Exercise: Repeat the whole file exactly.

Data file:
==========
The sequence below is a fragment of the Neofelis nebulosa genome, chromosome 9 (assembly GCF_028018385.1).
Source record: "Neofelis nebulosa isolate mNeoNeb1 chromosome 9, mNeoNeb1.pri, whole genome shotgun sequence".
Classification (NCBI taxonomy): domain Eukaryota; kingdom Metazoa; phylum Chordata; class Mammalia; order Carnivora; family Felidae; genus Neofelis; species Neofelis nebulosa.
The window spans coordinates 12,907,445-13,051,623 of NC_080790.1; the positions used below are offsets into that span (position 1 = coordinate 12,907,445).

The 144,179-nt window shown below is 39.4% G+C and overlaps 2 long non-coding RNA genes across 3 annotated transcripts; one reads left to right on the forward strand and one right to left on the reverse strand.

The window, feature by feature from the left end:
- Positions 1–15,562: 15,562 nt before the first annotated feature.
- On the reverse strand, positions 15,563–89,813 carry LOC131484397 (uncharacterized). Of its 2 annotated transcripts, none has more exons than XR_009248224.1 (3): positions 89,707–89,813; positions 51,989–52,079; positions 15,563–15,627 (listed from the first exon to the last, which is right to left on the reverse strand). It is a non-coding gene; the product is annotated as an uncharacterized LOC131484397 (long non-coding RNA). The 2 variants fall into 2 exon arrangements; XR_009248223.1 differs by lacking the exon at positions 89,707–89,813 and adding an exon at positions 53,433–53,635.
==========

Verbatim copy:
The sequence below is a fragment of the Neofelis nebulosa genome, chromosome 9 (assembly GCF_028018385.1).
Source record: "Neofelis nebulosa isolate mNeoNeb1 chromosome 9, mNeoNeb1.pri, whole genome shotgun sequence".
Classification (NCBI taxonomy): domain Eukaryota; kingdom Metazoa; phylum Chordata; class Mammalia; order Carnivora; family Felidae; genus Neofelis; species Neofelis nebulosa.
The window spans coordinates 12,907,445-13,051,623 of NC_080790.1; the positions used below are offsets into that span (position 1 = coordinate 12,907,445).

The 144,179-nt window shown below is 39.4% G+C and overlaps 2 long non-coding RNA genes across 3 annotated transcripts; one reads left to right on the forward strand and one right to left on the reverse strand.

The window, feature by feature from the left end:
- Positions 1–15,562: 15,562 nt before the first annotated feature.
- On the reverse strand, positions 15,563–89,813 carry LOC131484397 (uncharacterized). Of its 2 annotated transcripts, none has more exons than XR_009248224.1 (3): positions 89,707–89,813; positions 51,989–52,079; positions 15,563–15,627 (listed from the first exon to the last, which is right to left on the reverse strand). It is a non-coding gene; the product is annotated as an uncharacterized LOC131484397 (long non-coding RNA). The 2 variants fall into 2 exon arrangements; XR_009248223.1 differs by lacking the exon at positions 89,707–89,813 and adding an exon at positions 53,433–53,635.